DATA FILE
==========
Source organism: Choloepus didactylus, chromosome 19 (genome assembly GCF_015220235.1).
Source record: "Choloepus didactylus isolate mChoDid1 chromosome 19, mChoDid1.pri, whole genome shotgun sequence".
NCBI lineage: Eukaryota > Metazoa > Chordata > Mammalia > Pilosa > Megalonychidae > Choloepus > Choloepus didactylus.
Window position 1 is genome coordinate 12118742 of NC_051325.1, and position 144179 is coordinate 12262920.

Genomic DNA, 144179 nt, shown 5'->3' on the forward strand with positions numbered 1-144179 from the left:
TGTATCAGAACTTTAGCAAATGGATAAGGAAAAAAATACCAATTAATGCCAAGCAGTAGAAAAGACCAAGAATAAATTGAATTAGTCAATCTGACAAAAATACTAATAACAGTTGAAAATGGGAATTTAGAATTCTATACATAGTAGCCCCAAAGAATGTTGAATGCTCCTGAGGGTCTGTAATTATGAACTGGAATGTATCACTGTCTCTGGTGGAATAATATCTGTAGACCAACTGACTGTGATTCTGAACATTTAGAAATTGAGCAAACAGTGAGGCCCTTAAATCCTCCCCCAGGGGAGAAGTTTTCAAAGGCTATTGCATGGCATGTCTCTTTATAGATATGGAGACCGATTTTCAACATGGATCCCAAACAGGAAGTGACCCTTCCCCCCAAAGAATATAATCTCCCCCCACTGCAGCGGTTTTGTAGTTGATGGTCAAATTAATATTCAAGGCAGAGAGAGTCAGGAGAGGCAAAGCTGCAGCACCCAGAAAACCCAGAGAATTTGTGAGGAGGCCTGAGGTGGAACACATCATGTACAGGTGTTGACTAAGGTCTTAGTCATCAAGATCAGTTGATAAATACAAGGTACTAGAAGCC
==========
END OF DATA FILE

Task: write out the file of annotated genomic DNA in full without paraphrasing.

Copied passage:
Source organism: Choloepus didactylus, chromosome 19 (genome assembly GCF_015220235.1).
Source record: "Choloepus didactylus isolate mChoDid1 chromosome 19, mChoDid1.pri, whole genome shotgun sequence".
NCBI lineage: Eukaryota > Metazoa > Chordata > Mammalia > Pilosa > Megalonychidae > Choloepus > Choloepus didactylus.
Window position 1 is genome coordinate 12118742 of NC_051325.1, and position 144179 is coordinate 12262920.

Genomic DNA, 144179 nt, shown 5'->3' on the forward strand with positions numbered 1-144179 from the left:
TGTATCAGAACTTTAGCAAATGGATAAGGAAAAAAATACCAATTAATGCCAAGCAGTAGAAAAGACCAAGAATAAATTGAATTAGTCAATCTGACAAAAATACTAATAACAGTTGAAAATGGGAATTTAGAATTCTATACATAGTAGCCCCAAAGAATGTTGAATGCTCCTGAGGGTCTGTAATTATGAACTGGAATGTATCACTGTCTCTGGTGGAATAATATCTGTAGACCAACTGACTGTGATTCTGAACATTTAGAAATTGAGCAAACAGTGAGGCCCTTAAATCCTCCCCCAGGGGAGAAGTTTTCAAAGGCTATTGCATGGCATGTCTCTTTATAGATATGGAGACCGATTTTCAACATGGATCCCAAACAGGAAGTGACCCTTCCCCCCAAAGAATATAATCTCCCCCCACTGCAGCGGTTTTGTAGTTGATGGTCAAATTAATATTCAAGGCAGAGAGAGTCAGGAGAGGCAAAGCTGCAGCACCCAGAAAACCCAGAGAATTTGTGAGGAGGCCTGAGGTGGAACACATCATGTACAGGTGTTGACTAAGGTCTTAGTCATCAAGATCAGTTGATAAATACAAGGTACTAGAAGCC